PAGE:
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Ukraine-Russia Crisis: What to Know about Rising Fear of War

February 3, 2022

THE HAGUE, Netherlands (AP) — The Russia-Ukraine crisis entered another day that is expected to be packed with diplomatic efforts to prevent the simmering tensions from boiling over into war.

Ukrainian President Volodymyr Zelenskyy is hosting Turkish President Recep Tayyip Erdogan for talks in Kyiv while Russian President Vladimir Putin meets his Argentinian counterpart Alberto Fernandez in Moscow.

NATO Secretary-General Jens Stoltenberg, meanwhile, voiced concerns that Russia continues to build up troop numbers along Ukraine’s borders, including in Belarus.

Here are things to know Thursday about the international tensions surrounding Ukraine, which has an estimated 100,000 Russian troops massed along its borders.

NATO CHIEF: ‘SIGNIFICANT’ RUSSIAN TROOP BUILDUP IN BELARUS

Stoltenberg told reporters at NATO headquarters that Moscow has now deployed more troops and equipment to Belarus that at any time in the last 30 years.

Russia now has more than 100,000 troops stationed near Ukraine’s northern and eastern borders, raising concern that Moscow might invade again, as it did in 2014. Russian officials deny that an invasion is planned.

Stoltenberg again called on Russia to “de-escalate,” and repeated warnings from the West that “any further Russian aggression would have severe consequences and carry a heavy price.”

The NATO chief said Russian forces in Belarus are likely to rise to 30,000 including special forces and supported by fighter jets and missiles.

Russian Defense Minister Sergei Shoigu arrived in the Belarus capital, Minsk, on Thursday to monitor preparations for major Russia-Belarus war games that are expected to take place Feb. 10-20.

— By Lorne Cook in Brussels, and Dasha Litvinova in Moscow.

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DIPLOMATIC EFFORTS TO DEFUSE CRISIS

Turkish President Recep Tayyip Erdogan is visiting his Ukrainian counterpart in Kyiv, saying he wants to play his part in establishing “an atmosphere of peace and trust in our region.”

Erdogan also underscored Turkey’s support for Ukraine’s territorial integrity, calling the nation a “strategic partner and neighbor.”

“As a Black Sea nation, we invite all sides to exercise restraint and dialogue in order to bring peace to the region,” Erdogan said.

Meanwhile, Putin is meeting with Argentinian President Alberto Fernandez in Moscow and will speak by phone to French President Emmanuel Macron, who had a call Wednesday night with U.S. President Joe Biden.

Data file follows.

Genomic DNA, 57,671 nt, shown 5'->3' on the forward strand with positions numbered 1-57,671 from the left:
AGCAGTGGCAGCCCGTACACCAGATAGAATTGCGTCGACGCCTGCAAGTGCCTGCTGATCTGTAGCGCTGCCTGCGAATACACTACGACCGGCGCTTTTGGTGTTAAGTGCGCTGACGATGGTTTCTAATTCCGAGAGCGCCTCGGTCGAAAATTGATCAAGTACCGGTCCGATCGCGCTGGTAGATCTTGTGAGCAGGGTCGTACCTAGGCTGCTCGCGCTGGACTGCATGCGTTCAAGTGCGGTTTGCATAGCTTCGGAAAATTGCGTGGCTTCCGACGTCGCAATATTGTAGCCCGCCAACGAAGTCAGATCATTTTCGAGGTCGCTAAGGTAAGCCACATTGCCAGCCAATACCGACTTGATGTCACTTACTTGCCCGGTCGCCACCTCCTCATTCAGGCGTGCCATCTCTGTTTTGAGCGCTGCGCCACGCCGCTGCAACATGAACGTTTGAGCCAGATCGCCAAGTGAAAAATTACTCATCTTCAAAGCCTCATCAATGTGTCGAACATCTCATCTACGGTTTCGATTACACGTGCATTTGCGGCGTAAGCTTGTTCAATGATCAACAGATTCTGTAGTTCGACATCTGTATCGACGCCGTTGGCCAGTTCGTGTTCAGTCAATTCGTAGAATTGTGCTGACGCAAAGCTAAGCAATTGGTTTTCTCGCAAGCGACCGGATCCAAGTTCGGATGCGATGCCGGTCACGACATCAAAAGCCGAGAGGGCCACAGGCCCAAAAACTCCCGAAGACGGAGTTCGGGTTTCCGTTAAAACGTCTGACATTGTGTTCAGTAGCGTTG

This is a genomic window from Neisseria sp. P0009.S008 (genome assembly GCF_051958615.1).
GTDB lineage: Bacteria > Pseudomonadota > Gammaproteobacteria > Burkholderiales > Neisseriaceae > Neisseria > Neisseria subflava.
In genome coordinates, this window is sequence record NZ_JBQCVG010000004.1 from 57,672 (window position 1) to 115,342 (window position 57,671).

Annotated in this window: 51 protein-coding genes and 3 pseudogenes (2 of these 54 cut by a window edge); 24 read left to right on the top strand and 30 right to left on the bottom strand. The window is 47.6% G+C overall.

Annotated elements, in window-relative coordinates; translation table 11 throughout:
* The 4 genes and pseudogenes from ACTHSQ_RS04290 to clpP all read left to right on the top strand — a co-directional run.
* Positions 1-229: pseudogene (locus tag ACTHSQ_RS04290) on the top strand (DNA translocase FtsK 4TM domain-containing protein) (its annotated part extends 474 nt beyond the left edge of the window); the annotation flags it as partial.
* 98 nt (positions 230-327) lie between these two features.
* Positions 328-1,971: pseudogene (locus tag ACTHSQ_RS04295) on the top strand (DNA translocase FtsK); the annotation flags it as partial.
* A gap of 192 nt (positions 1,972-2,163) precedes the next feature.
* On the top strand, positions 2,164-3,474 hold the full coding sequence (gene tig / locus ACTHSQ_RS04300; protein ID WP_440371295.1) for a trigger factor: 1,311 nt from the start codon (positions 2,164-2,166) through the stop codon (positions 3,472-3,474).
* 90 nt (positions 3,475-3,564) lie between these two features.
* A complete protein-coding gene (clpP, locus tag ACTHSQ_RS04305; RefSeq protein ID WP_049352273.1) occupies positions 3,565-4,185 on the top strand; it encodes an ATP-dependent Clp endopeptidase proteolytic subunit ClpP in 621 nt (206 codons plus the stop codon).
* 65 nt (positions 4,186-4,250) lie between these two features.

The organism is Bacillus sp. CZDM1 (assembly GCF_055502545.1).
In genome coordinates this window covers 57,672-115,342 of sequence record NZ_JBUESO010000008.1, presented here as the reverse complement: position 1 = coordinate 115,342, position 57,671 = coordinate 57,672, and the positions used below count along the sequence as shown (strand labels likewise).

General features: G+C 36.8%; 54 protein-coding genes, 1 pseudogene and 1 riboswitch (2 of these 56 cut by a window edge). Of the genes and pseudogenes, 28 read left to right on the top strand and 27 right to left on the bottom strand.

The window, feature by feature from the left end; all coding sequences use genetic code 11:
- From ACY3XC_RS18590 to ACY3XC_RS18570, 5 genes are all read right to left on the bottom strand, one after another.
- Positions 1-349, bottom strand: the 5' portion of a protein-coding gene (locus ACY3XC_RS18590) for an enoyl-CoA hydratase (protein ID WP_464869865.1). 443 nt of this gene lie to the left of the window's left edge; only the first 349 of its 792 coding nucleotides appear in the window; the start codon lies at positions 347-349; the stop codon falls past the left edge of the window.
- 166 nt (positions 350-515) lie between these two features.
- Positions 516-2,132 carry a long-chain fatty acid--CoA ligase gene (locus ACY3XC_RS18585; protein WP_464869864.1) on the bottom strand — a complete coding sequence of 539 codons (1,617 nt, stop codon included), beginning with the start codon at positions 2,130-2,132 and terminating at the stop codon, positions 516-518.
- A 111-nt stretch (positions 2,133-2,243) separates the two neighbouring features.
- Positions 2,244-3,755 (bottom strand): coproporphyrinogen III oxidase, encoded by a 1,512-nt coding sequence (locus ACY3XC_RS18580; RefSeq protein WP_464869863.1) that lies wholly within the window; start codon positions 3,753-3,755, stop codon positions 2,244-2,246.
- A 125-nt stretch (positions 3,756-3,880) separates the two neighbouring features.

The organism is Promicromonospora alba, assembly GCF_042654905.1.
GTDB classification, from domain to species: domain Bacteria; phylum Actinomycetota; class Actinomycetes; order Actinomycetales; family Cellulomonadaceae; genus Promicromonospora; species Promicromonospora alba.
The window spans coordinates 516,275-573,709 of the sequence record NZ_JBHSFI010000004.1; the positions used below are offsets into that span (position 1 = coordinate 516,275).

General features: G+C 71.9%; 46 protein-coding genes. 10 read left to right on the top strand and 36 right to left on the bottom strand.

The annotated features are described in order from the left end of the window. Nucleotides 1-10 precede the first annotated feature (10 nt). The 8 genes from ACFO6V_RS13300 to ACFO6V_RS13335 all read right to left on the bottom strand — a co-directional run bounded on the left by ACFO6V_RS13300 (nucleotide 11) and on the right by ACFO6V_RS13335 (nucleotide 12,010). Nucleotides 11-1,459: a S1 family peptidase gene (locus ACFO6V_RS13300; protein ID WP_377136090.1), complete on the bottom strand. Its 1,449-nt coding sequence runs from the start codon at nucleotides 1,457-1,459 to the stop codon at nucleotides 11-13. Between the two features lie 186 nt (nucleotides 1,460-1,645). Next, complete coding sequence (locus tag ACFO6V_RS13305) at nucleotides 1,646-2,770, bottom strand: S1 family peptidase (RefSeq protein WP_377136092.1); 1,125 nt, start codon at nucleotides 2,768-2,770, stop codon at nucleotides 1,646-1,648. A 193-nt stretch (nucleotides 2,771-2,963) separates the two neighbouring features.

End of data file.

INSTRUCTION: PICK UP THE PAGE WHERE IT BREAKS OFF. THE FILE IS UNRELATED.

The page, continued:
Macron will speak to Putin, then Ukrainian President Volodymyr Zelenskyy, according to Macron’s office.

— By Suzan Fraser in Ankara, Turkey, and Angela Charlton in Paris.

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UKRAINIAN DEFENSE MINISTER CALLS FOR CALM

Ukraine’s defense minister is urging calm amid the widespread fear of war, saying the likelihood of a Russian invasion was “low.”

Oleksii Reznikov said that the the threat of attack has loomed over the country since 2014, the year Russia annexed Crimea, but he added: “There are no grounds for panic, fear, flight or packing of the bags.”

The minister said there are about 115,000 Russian troops near Ukraine’s border, including those deployed to Belarus for war games, but he said no battle groups have been detected along Ukraine’s border with Belarus.

He also reiterated earlier assurances that Kyiv doesn’t plan to attack rebel-held areas in the war-torn east of Ukraine or Crimea — something the Kremlin has accused Ukrainian authorities of plotting.

— By Yuras Karmanau in Kyiv.

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PUTIN HEADING TO WINTER OLYMPICS

After his meeting with Fernandez, Putin heads Thursday night to Beijing to bolster Moscow’s ties with China and coordinate their policies in the face of Western pressure.

Ice hockey fan Putin will also attend Friday’s opening ceremony of the Winter Olympics.

His talks with Chinese President Xi Jinping on Friday will mark their first face-to-face meeting since 2019 and will help cement a strong personal relationship that has been a key factor behind a growing partnership between the two former Communist rivals.

Yuri Ushakov, Putin’s foreign affairs adviser, said the visit would mark a new stage in the Russia-Chinа partnership that he described as a “key factor contributing to a sustainable global development and helping counter destructive activities by certain countries.”

Ushakov emphasized that China backs Russia in the current standoff over Ukraine.

— By MIKE CORDER Associated Press

By Vladimir Isachenkov in Moscow.

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